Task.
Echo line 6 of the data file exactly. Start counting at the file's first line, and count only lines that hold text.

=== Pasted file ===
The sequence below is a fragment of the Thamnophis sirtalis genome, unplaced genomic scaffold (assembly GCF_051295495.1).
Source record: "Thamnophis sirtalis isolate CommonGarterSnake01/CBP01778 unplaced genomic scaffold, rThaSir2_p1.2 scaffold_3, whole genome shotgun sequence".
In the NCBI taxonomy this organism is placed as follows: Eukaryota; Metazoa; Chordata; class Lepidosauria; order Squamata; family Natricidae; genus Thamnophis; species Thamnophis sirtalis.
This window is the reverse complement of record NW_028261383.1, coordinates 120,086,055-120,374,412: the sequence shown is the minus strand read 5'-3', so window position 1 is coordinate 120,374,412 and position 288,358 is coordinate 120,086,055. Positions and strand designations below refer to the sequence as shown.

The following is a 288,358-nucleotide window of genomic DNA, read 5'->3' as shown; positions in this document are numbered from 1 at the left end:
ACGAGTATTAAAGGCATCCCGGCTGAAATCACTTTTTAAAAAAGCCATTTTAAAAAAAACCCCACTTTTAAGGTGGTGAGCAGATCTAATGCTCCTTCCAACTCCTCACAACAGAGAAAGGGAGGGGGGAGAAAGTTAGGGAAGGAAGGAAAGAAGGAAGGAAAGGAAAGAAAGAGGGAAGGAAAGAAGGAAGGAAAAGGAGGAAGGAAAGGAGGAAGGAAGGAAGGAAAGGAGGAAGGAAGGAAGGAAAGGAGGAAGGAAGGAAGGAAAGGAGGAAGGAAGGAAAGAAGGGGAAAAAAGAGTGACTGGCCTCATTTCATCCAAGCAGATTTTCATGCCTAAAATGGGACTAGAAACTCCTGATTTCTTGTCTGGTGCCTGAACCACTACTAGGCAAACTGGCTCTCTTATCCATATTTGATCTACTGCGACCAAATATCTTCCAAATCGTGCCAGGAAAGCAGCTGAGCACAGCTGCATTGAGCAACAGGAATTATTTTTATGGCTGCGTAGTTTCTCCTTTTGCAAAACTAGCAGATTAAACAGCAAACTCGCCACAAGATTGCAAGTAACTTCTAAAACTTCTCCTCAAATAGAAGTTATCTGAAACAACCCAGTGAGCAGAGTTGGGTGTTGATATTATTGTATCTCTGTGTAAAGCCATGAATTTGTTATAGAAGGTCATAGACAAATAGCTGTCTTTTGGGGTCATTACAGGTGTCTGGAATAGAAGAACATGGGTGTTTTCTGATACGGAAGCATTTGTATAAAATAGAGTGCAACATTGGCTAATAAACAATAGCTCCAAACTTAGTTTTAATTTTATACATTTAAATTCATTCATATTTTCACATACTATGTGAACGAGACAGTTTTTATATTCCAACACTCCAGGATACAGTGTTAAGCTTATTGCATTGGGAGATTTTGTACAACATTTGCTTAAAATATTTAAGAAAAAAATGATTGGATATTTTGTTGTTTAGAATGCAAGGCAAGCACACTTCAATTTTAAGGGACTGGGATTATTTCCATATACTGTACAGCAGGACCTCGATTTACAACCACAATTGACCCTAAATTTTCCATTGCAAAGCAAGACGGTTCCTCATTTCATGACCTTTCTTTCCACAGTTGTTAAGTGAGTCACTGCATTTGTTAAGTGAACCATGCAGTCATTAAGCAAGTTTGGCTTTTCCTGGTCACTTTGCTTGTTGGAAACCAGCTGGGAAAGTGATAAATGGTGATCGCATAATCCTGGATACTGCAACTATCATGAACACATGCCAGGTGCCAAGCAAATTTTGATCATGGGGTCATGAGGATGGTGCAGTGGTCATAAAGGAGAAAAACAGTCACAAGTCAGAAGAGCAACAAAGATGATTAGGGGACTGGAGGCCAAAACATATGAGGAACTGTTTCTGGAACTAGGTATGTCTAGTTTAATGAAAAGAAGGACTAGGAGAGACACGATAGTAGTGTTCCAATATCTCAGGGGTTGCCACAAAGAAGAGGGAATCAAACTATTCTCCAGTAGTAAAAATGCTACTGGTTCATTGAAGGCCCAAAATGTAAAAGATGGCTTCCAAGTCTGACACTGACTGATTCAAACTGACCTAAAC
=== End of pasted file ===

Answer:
ACGAGTATTAAAGGCATCCCGGCTGAAATCACTTTTTAAAAAAGCCATTTTAAAAAAAACCCCACTTTTAAGGTGGTGAGCAGATCTAATGCTCCTTCCAACTCCTCACAACAGAGAAAGGGAGGGGGGAGAAAGTTAGGGAAGGAAGGAAAGAAGGAAGGAAAGGAAAGAAAGAGGGAAGGAAAGAAGGAAGGAAAAGGAGGAAGGAAAGGAGGAAGGAAGGAAGGAAAGGAGGAAGGAAGGAAGGAAAGGAGGAAGGAAGGAAGGAAAGGAGGAAGGAAGGAAAGAAGGGGAAAAAAGAGTGACTGGCCTCATTTCATCCAAGCAGATTTTCATGCCTAAAATGGGACTAGAAACTCCTGATTTCTTGTCTGGTGCCTGAACCACTACTAGGCAAACTGGCTCTCTTATCCATATTTGATCTACTGCGACCAAATATCTTCCAAATCGTGCCAGGAAAGCAGCTGAGCACAGCTGCATTGAGCAACAGGAATTATTTTTATGGCTGCGTAGTTTCTCCTTTTGCAAAACTAGCAGATTAAACAGCAAACTCGCCACAAGATTGCAAGTAACTTCTAAAACTTCTCCTCAAATAGAAGTTATCTGAAACAACCCAGTGAGCAGAGTTGGGTGTTGATATTATTGTATCTCTGTGTAAAGCCATGAATTTGTTATAGAAGGTCATAGACAAATAGCTGTCTTTTGGGGTCATTACAGGTGTCTGGAATAGAAGAACATGGGTGTTTTCTGATACGGAAGCATTTGTATAAAATAGAGTGCAACATTGGCTAATAAACAATAGCTCCAAACTTAGTTTTAATTTTATACATTTAAATTCATTCATATTTTCACATACTATGTGAACGAGACAGTTTTTATATTCCAACACTCCAGGATACAGTGTTAAGCTTATTGCATTGGGAGATTTTGTACAACATTTGCTTAAAATATTTAAGAAAAAAATGATTGGATATTTTGTTGTTTAGAATGCAAGGCAAGCACACTTCAATTTTAAGGGACTGGGATTATTTCCATATACTGTACAGCAGGACCTCGATTTACAACCACAATTGACCCTAAATTTTCCATTGCAAAGCAAGACGGTTCCTCATTTCATGACCTTTCTTTCCACAGTTGTTAAGTGAGTCACTGCATTTGTTAAGTGAACCATGCAGTCATTAAGCAAGTTTGGCTTTTCCTGGTCACTTTGCTTGTTGGAAACCAGCTGGGAAAGTGATAAATGGTGATCGCATAATCCTGGATACTGCAACTATCATGAACACATGCCAGGTGCCAAGCAAATTTTGATCATGGGGTCATGAGGATGGTGCAGTGGTCATAAAGGAGAAAAACAGTCACAAGTCAGAAGAGCAACAAAGATGATTAGGGGACTGGAGGCCAAAACATATGAGGAACTGTTTCTGGAACTAGGTATGTCTAGTTTAATGAAAAGAAGGACTAGGAGAGACACGATAGTAGTGTTCCAATATCTCAGGGGTTGCCACAAAGAAGAGGGAATCAAACTATTCTCCAGTAGTAAAAATGCTACTGGTTCATTGAAGGCCCAAAATGTAAAAGATGGCTTCCAAGTCTGACACTGACTGATTCAAACTGACCTAAAC